Microwave vector radiative transfer equation of a sea foam layer by the second-order Rayleigh approximation

Authors


Abstract

[1] The microwave vector radiative transfer (VRT) equation of a coated spherical bubble layer is derived by means of the second-order Rayleigh approximation field when the microwave wavelength is larger than the coated spherical particle diameter. Meanwhile, the perturbation method is developed to solve the second-order Rayleigh VRT equation for the small ratio of the volume scattering coefficient to the extinction coefficient. As an example, the emissive properties of a sea surface foam layer, which consists of seawater coated bubbles, are investigated. The extinction, absorption, and scattering coefficients of sea foam are obtained by the second-order Rayleigh approximation fields and discussed for the different microwave frequencies and the ratio of inner radius to outer radius of a coated bubble. Our results show that in the dilute limit, the volume scattering coefficient decreases with increasing the ratio of inner radius to outer radius and decreasing the frequencies. It is also found that the microwave emissivity and the extinction coefficient have a peak at very thin seawater coating and its peak value decreases with frequency decrease. Furthermore, with the VRT equation and effective medium approximation of densely coated bubbles, the mechanism of sea foam enhancing the emissivity of a sea surface is disclosed. In addition, excellent agreement is obtained by comparing our VRT results with the experimental data of microwave emissivities of sea surface covered by a sea foam layer at L-band (1.4 GHz) and the Camps' model.

1. Introduction

[2] In the remote sensing of environment, the various shapes and components of nature composites, e.g., porous rocks, colloidal suspensions, clays, trees, leaves and crop, always give rise to a large influence on retrieving environmental physical and geometrical parameters [Rosenkranz and Staelin, 1972; Reul and Chapron, 2003; Di Vittorio, 2009]. Composite materials classified as coated structures are very common in natural environment, e.g., living cells, fruits, stalks and sea foam. Because of the effects of coating matter, the microwave properties of coated composites have attracted much attention in both theoretical and experimental studies [Dombrovskiy, 1982; Anguelova, 2008]. For example, in studies of thermal emission from crop canopies (rice, soya beans, corn), the empirical mean dielectric constant of crop canopy was used as a random mixture of fruit and stalks in the vector radiative transfer (VRT) equation [Jin et al., 1992]. In remote sensing of the ocean, because the sea surface foam (aggregates of seawater coated bubbles) produced by wave breaking plays a key role in estimating the sea surface temperature, wind speed, sea surface salinity (SSS) and chlorophyll concentrations, various empirical methods were proposed to investigate the influence of foam on the remotely sensed data. Some examples are least squares fit of foam emissivity or brightness temperature as a function of incidence angle and frequency [Stogryn, 1972; Smith, 1988; Rose et al., 2002], wind speed model of foam emissivity [Wilheit, 1979], emissivity model from foam structures [Militskii et al., 1978] and effective medium model [Droppleman, 1970]. Although the empirical models are useful in some cases, they cannot disclose the physical mechanism by which a foam layer enhances the sea surface emissivity or brightness temperature in the passive remote sensing. To investigate this mechanism, the VRT theory was applied to the sea surface covered by a foam layer employing the quasi-crystalline approximation, and then the effect of foam layer thickness on the sea surface emissivity was discussed using the distorted Born approximation [Guo et al., 2001]. Furthermore, for estimating the effect of a foam layer on SSS retrieval from the Soil Mositure and Ocean Salinity (SMOS) Earth Explorer Opportunity mission, the emissivity of foam-covered ocean was analyzed at L-band (1.4 GHz) with the model and data of Foam, Rain, Oil Slicks and GPS Reflectometry (FROG) 2003 field experiment [Camps et al., 2005]. However, there are few analytical studies discussing the effects of particle microstructures on the microwave emissivity. Here we shall investigate theoretically the enhanced emissivity of sea surface covered by different foam microstructures on the basis of microwave VRT theory.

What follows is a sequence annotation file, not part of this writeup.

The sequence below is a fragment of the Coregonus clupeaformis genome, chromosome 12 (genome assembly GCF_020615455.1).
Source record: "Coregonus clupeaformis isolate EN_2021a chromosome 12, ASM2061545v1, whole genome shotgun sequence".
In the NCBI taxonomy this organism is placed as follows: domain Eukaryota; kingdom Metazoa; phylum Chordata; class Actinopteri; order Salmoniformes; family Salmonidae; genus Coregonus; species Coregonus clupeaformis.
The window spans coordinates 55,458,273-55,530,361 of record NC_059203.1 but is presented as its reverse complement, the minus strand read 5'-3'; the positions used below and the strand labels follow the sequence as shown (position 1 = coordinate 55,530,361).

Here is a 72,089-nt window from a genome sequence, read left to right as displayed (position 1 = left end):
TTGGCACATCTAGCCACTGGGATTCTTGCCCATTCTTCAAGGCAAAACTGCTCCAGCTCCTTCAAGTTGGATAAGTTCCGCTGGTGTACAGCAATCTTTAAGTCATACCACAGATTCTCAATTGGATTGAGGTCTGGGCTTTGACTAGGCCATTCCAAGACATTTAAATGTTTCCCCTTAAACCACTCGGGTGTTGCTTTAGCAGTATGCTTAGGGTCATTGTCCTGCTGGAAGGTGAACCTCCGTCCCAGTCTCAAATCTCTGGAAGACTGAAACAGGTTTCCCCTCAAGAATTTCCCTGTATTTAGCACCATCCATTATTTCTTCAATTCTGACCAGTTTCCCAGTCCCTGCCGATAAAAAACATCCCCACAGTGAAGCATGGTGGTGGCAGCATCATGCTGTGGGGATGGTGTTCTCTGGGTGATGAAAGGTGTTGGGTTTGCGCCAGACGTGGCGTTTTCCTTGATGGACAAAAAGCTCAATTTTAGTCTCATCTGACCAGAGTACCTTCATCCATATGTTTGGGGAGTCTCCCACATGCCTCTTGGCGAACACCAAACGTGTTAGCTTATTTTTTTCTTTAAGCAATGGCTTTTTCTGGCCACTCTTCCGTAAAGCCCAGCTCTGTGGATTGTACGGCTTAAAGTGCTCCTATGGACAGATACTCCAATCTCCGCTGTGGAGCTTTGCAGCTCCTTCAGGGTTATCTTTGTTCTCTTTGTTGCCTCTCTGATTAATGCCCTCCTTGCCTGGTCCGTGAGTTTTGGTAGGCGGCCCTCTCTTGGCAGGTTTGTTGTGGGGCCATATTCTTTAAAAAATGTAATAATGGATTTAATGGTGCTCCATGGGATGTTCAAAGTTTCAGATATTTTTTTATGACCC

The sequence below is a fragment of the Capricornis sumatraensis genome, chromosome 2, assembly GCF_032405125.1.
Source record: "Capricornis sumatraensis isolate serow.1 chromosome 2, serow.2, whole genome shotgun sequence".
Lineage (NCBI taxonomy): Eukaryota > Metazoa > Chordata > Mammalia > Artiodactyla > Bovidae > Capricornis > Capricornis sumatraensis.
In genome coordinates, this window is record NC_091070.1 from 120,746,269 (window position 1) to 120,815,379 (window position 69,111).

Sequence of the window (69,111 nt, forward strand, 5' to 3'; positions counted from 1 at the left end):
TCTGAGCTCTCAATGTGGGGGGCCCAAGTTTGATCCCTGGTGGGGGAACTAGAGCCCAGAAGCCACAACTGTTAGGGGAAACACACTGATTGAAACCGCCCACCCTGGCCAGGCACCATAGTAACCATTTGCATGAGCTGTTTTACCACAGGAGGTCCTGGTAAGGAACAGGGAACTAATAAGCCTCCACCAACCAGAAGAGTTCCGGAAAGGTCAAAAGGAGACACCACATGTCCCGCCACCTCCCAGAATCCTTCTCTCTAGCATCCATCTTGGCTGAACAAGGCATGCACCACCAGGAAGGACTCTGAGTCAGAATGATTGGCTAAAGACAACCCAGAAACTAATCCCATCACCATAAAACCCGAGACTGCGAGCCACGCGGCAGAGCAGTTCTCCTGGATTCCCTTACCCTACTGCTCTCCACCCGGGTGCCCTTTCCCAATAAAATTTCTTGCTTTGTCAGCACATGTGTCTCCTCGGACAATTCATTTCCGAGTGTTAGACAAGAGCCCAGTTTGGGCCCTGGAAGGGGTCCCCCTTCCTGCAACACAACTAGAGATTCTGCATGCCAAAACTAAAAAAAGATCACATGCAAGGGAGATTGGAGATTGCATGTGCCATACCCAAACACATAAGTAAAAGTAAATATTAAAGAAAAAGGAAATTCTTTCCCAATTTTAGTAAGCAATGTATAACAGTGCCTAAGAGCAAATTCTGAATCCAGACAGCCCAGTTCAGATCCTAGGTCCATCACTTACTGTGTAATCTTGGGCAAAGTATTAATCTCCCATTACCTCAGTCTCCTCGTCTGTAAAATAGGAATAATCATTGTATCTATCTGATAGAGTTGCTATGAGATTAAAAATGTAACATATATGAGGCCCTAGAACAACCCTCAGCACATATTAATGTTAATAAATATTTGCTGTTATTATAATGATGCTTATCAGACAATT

[3] Different microstructures induce different distributions of radiation, inclusion inner and scattering fields due to interaction of the electromagnetic radiation with materials of various structures [Wei et al., 2008]. To study the effects of foam microstructures on ocean surface emission, controlled experiments were performed to measure the coating thickness (or bubble wall thickness), the bubble size distribution, the foam layer thickness and void fraction of foam layers [Rose et al., 2002; Camps et al., 2005]. Recently, theoretical studies focused on the particle positions, coherent wave interaction [Ding et al., 1992; Tsang et al., 1985; Chen et al., 2003; Zhang et al., 2003] and sticky force parameters of dense particle aggregates at different frequencies [Tsang et al., 2000]. Generally, these theoretical studies are based on Maxwell's theory to derive the microwave VRT equation by combining some theoretical and numerical approximations. For complex structures or dense inclusions, the electromagnetic transfer problem is not yet analytically solved from first principles because of complex boundary problem and multiple interactions. For the regular structures of spherical and cylindrical scatterers, in the dilute limit, the Rayleigh and Mie scattering formulas were derived [Kong, 2002]. In the practical applications, Mie scattering formula gives the best result while the particle size is comparable to the wavelength. If the particle size is much smaller than the wavelength, the best way is to take in Rayleigh scattering formula. However, nature particle sizes are always smaller than the probing microwave wavelength, e.g., the earth microwave remote sensing. To improve the application of Rayleigh scattering to small coated particles, it is necessary to derive the higher-order Rayleigh scattering and its corresponding VRT equation including the scattering, absorption and extinction coefficients. In addition, there are few theoretical studies of Rayleigh approximation to discuss the effects of coating thickness of coated particles on the microwave scattering, extinction coefficients and emissivities. In this paper, based on the Maxwell's equation and the microwave VRT theory, the emissive properties of coated spherical particles embedded in an isotropic medium will be investigated for the propose of microwave remote sensing using the second-order Rayleigh approximation fields when the particle sizes are smaller than the incident wavelength.